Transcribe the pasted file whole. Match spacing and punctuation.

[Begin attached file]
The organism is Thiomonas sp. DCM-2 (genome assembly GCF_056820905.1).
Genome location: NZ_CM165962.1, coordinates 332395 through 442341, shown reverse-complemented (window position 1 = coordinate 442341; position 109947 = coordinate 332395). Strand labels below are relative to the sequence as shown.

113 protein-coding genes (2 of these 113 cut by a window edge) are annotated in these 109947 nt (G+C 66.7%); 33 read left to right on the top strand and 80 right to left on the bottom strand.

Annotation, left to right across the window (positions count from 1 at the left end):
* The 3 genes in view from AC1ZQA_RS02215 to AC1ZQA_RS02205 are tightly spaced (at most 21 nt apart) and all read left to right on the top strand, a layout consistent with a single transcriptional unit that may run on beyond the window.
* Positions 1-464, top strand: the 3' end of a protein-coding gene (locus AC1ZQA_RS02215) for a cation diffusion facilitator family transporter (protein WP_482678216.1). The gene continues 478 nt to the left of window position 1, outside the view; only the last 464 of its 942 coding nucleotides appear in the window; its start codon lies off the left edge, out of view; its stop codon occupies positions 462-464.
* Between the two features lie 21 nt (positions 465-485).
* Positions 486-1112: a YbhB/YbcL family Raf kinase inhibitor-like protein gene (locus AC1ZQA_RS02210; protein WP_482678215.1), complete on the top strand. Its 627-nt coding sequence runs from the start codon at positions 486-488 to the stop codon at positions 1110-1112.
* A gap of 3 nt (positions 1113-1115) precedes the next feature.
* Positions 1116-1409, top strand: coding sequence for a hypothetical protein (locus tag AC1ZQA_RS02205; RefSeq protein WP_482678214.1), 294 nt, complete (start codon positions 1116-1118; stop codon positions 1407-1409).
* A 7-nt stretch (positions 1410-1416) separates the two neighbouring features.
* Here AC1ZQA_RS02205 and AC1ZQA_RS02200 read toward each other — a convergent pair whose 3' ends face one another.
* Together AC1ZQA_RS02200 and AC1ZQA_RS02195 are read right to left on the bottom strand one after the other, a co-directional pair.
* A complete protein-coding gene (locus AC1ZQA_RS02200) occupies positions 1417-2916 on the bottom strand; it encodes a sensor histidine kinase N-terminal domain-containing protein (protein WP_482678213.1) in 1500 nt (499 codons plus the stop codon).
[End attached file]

The organism is Thiomonas sp. DCM-2 (genome assembly GCF_056820905.1).
Genome location: NZ_CM165962.1, coordinates 332395 through 442341, shown reverse-complemented (window position 1 = coordinate 442341; position 109947 = coordinate 332395). Strand labels below are relative to the sequence as shown.

113 protein-coding genes (2 of these 113 cut by a window edge) are annotated in these 109947 nt (G+C 66.7%); 33 read left to right on the top strand and 80 right to left on the bottom strand.

Annotation, left to right across the window (positions count from 1 at the left end):
* The 3 genes in view from AC1ZQA_RS02215 to AC1ZQA_RS02205 are tightly spaced (at most 21 nt apart) and all read left to right on the top strand, a layout consistent with a single transcriptional unit that may run on beyond the window.
* Positions 1-464, top strand: the 3' end of a protein-coding gene (locus AC1ZQA_RS02215) for a cation diffusion facilitator family transporter (protein WP_482678216.1). The gene continues 478 nt to the left of window position 1, outside the view; only the last 464 of its 942 coding nucleotides appear in the window; its start codon lies off the left edge, out of view; its stop codon occupies positions 462-464.
* Between the two features lie 21 nt (positions 465-485).
* Positions 486-1112: a YbhB/YbcL family Raf kinase inhibitor-like protein gene (locus AC1ZQA_RS02210; protein WP_482678215.1), complete on the top strand. Its 627-nt coding sequence runs from the start codon at positions 486-488 to the stop codon at positions 1110-1112.
* A gap of 3 nt (positions 1113-1115) precedes the next feature.
* Positions 1116-1409, top strand: coding sequence for a hypothetical protein (locus tag AC1ZQA_RS02205; RefSeq protein WP_482678214.1), 294 nt, complete (start codon positions 1116-1118; stop codon positions 1407-1409).
* A 7-nt stretch (positions 1410-1416) separates the two neighbouring features.
* Here AC1ZQA_RS02205 and AC1ZQA_RS02200 read toward each other — a convergent pair whose 3' ends face one another.
* Together AC1ZQA_RS02200 and AC1ZQA_RS02195 are read right to left on the bottom strand one after the other, a co-directional pair.
* A complete protein-coding gene (locus AC1ZQA_RS02200) occupies positions 1417-2916 on the bottom strand; it encodes a sensor histidine kinase N-terminal domain-containing protein (protein WP_482678213.1) in 1500 nt (499 codons plus the stop codon).